(NewsUSA) - Patriotism is in the air during the summer months. It starts with Memorial Day and flows into July 4th. But it's not just about fireworks, cookouts and parades.
The heart of patriotism is helping others, and like our veterans, volunteer firefighters, EMS personnel and rescue workers are all about helping those in need.
In fact, for veterans looking for new ways to give back, becoming a volunteer firefighter can be a great choice to serve their communities.
According to the National Volunteer Fire Council (NVFC), the leading nonprofit membership association representing the interests of the volunteer fire, EMS and rescue services, volunteer firefighters enjoy many of the same benefits veterans found in the military.
These include a sense of accomplishment, achievement and pride in the work they do. Volunteers get to learn new skills, make new friends, be a part of a tight-knit team, give back to their community, and make a difference.
And there is a significant need across the country for more volunteer firefighters, EMTs, and rescue personnel. That is why the NVFC has launched a nationwide recruitment campaign called "Make Me A Firefighter." The campaign is supported by a federal SAFER grant.
"Recruiting new volunteers is a critical challenge facing many fire and EMS departments," says NVFC Chair Kevin D. Quinn.
"NVFC research has shown that a key hurdle is many people simply don't realize their department needs volunteers. Another challenge is that volunteer departments often don't have the time or resources to develop a robust recruitment campaign. The Make Me A Firefighter campaign helps alleviate these obstacles by putting ready-to-use, message-tested resources in the hands of local departments."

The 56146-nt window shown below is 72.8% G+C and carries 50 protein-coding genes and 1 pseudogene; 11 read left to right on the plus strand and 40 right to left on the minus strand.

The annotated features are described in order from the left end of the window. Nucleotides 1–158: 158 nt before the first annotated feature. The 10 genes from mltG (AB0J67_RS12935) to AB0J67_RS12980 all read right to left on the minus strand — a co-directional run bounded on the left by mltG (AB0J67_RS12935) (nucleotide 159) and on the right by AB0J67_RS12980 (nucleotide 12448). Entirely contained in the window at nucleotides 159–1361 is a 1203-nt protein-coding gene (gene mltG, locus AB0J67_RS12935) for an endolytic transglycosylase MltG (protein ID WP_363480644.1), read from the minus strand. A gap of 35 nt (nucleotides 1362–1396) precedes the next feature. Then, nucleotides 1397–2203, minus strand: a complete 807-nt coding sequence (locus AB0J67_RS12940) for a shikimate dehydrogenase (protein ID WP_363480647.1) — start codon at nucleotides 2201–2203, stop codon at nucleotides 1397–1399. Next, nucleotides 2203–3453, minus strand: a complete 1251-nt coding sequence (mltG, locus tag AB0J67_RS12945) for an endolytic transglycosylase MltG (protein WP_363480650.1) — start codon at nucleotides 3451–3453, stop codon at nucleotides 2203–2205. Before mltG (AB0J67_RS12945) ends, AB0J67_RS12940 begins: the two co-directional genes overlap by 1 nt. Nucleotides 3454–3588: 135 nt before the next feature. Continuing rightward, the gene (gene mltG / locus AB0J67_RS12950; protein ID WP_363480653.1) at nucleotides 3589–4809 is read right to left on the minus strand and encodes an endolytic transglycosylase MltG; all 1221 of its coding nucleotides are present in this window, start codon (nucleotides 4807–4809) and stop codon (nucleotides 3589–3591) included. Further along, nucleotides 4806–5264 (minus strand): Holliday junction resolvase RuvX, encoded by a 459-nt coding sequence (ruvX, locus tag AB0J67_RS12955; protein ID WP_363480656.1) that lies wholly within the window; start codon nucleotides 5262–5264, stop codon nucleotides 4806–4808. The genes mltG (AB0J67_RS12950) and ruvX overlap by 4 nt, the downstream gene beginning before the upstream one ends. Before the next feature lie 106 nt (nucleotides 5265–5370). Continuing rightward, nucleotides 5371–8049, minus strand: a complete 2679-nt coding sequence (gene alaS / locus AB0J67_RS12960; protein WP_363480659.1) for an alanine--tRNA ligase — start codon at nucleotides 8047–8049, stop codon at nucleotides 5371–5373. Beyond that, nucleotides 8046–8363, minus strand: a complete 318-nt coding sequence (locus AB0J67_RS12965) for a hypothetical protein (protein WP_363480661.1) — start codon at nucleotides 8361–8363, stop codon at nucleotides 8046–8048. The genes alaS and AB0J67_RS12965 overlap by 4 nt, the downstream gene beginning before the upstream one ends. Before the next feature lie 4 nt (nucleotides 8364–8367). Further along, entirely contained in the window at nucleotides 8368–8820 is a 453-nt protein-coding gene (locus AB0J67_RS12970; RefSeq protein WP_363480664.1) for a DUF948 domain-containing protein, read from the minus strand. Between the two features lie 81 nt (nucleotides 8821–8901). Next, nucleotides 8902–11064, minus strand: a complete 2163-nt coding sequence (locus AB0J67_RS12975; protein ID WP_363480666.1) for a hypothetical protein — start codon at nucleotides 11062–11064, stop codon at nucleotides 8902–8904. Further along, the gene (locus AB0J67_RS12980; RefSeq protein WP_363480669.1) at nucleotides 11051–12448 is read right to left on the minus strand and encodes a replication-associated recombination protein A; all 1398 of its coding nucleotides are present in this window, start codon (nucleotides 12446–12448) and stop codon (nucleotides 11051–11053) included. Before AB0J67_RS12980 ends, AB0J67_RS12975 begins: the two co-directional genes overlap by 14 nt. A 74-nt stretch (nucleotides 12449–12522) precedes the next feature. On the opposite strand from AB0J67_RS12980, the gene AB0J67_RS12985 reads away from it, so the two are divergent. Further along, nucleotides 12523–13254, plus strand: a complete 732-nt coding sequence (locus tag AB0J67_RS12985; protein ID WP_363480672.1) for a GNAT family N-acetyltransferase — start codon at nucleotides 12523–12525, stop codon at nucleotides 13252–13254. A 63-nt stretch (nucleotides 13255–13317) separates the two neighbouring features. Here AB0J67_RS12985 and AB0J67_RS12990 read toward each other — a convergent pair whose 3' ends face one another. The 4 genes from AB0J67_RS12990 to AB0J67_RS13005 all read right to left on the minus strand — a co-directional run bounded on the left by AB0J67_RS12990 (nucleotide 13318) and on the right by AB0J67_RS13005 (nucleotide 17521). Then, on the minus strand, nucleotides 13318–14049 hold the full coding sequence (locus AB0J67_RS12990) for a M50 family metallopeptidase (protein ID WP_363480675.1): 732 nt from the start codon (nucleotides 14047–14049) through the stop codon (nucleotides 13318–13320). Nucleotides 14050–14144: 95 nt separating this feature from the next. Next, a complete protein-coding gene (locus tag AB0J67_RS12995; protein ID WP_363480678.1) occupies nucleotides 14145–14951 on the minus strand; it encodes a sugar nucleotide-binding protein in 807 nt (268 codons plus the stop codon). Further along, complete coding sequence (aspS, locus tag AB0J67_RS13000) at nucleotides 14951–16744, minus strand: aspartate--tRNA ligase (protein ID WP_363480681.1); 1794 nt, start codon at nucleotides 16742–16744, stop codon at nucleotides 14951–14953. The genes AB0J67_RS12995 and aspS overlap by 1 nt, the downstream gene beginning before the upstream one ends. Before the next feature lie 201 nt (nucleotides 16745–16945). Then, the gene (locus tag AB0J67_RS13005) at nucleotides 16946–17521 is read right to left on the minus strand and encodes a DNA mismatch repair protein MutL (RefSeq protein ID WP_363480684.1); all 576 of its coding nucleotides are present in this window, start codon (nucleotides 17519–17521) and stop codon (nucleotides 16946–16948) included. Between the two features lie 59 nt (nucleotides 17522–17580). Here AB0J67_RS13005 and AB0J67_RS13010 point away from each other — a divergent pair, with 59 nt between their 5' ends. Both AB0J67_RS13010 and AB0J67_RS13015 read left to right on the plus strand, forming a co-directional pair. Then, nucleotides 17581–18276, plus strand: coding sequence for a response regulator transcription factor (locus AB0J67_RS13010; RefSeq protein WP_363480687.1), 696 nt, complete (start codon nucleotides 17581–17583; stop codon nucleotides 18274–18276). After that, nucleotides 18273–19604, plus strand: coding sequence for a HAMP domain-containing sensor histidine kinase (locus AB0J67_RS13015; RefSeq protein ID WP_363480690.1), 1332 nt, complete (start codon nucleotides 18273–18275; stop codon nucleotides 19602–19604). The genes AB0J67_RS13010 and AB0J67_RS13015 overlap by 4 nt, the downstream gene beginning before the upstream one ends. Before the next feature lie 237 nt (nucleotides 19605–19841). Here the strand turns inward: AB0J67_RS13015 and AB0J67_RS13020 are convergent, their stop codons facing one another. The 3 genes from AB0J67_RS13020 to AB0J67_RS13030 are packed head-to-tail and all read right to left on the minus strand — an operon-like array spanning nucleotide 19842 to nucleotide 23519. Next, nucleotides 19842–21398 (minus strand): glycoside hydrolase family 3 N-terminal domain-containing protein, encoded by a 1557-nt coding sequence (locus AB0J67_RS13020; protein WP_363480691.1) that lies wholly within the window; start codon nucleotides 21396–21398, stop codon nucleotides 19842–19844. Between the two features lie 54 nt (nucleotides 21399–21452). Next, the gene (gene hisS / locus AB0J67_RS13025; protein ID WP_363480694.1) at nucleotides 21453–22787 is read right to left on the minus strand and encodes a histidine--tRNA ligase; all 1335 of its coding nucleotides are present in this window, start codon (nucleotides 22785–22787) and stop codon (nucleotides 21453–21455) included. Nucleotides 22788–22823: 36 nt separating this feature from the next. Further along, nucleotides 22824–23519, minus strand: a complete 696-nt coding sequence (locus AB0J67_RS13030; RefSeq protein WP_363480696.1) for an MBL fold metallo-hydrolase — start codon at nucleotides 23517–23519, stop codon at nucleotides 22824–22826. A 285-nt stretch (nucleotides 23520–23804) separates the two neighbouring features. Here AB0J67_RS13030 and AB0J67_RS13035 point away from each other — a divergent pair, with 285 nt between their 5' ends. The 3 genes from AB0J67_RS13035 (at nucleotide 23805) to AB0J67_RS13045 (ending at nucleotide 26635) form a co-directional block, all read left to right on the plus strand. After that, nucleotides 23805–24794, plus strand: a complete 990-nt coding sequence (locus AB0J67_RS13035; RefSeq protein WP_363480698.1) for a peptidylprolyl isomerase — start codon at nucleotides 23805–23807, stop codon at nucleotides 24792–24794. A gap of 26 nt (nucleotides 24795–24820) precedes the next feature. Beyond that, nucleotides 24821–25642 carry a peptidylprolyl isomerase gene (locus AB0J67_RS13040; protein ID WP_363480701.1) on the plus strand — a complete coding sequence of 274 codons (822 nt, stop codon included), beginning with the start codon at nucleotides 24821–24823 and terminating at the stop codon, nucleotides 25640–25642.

One audience the Council is trying to reach is veterans.
There is a natural fit for those who have served their nation abroad and are now looking for ways to serve their communities locally. Communities served by volunteer firefighters depend on them to be their first line of defense for many types of emergencies.
Volunteer firefighters are summoned to a wide array of emergencies across the country every day, including fires, medical incidents, terrorist events, natural disasters, hazardous materials incidents, water rescues, and other public service calls.
The public relies on these volunteers, who receive special training to prepare for what may come.
To lend some perspective:
* Volunteers comprise 70 percent of firefighters in the United States.
* The majority of fire departments in the United States are volunteer. Small, rural communities especially rely on volunteers to provide an array of services and protection.
* The time donated by volunteer firefighters saves localities across the country an estimated $139.8 billion per year. For many communities, switching to an all-career model is not feasible.
Volunteer firefighters come from all backgrounds and professions, and encompass all ages, genders, races, and ethnicities. Members of the public, including veterans, who are interested in serving their communities as fire service volunteers can find opportunities by visiting www.MakeMeAFirefighter.org.
Fire departments can add their opportunities to the database and access ready-to-use recruitment resources at http://portal.nvfc.org.